Magazine article Washington Report on Middle East Affairs

Activists Bring Plight of Guantánamo Prisoners to Federal Court

Magazine article Washington Report on Middle East Affairs

Activists Bring Plight of Guantánamo Prisoners to Federal Court

Article excerpt

ACTIVISTS marked the fifth anniversary of the opening of the U.S. prison at Guantánamo Bay, Cuba by forcing the names of the prisoners into the federal court system on Jan. 11 in Washington, DC. Eighty-nine Witness Against Torture (WAT) activists entered the federal court and filed habeas corpus petitions on behalf of the men held at Guantánamo Bay.

Most dressed in T-shirts saying "Shut Down Guantánamo" and "Stop Torture" and assumed the identity of a man still held in Guantánamo. The action occurred five years to the day after the first prisoners were transferred to Guantánamo.

"In five long years these men have never been given the right to a day in court. The only way to get their names and stories into the court was to bring them there ourselves," said WAT activist Frida Berrigan, one of 89 arrested by U.S. Marshals.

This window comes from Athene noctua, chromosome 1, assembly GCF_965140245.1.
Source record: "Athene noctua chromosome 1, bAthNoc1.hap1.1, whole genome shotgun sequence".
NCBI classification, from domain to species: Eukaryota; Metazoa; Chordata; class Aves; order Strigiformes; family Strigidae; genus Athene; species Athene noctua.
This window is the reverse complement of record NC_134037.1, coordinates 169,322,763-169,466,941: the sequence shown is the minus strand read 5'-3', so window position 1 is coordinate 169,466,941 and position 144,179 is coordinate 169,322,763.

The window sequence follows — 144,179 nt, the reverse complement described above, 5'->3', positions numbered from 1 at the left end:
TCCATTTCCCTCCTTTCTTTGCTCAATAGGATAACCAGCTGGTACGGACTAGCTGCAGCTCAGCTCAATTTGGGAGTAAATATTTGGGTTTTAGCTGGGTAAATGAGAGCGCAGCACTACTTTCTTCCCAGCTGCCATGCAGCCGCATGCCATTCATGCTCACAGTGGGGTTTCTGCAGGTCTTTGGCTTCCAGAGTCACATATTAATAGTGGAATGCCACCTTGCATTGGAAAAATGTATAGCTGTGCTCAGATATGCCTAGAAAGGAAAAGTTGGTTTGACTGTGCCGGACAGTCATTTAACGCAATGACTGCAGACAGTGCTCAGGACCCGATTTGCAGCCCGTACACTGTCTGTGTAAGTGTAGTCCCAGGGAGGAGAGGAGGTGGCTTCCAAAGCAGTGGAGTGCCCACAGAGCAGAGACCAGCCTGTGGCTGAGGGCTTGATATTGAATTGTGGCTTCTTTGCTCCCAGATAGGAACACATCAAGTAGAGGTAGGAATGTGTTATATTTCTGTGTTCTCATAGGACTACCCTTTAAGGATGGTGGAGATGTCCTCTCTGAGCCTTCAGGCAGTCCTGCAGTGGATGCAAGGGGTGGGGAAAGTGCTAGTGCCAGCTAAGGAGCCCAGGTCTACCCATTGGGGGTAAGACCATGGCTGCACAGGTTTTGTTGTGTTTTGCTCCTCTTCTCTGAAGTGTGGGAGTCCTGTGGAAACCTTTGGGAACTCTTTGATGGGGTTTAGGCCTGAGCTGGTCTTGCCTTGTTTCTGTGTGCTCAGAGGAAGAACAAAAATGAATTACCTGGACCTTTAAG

Activists had entered the building throughout the morning to submit their petitions and stayed to read the names of all Guantánamo prisoners and accounts of their torture and illegal imprisonment. While inside, they managed to drop banners reading "Shut Down Guantánamo" from balconies in the court atrium.

Many of those arrested will continue their resistance by being processed in the name of Guantánamo prisoners.

Meanwhile, more than 500 people marched from the Supreme Court to the federal courthouse, 200 of them in orange jumpsuits and hoods. …

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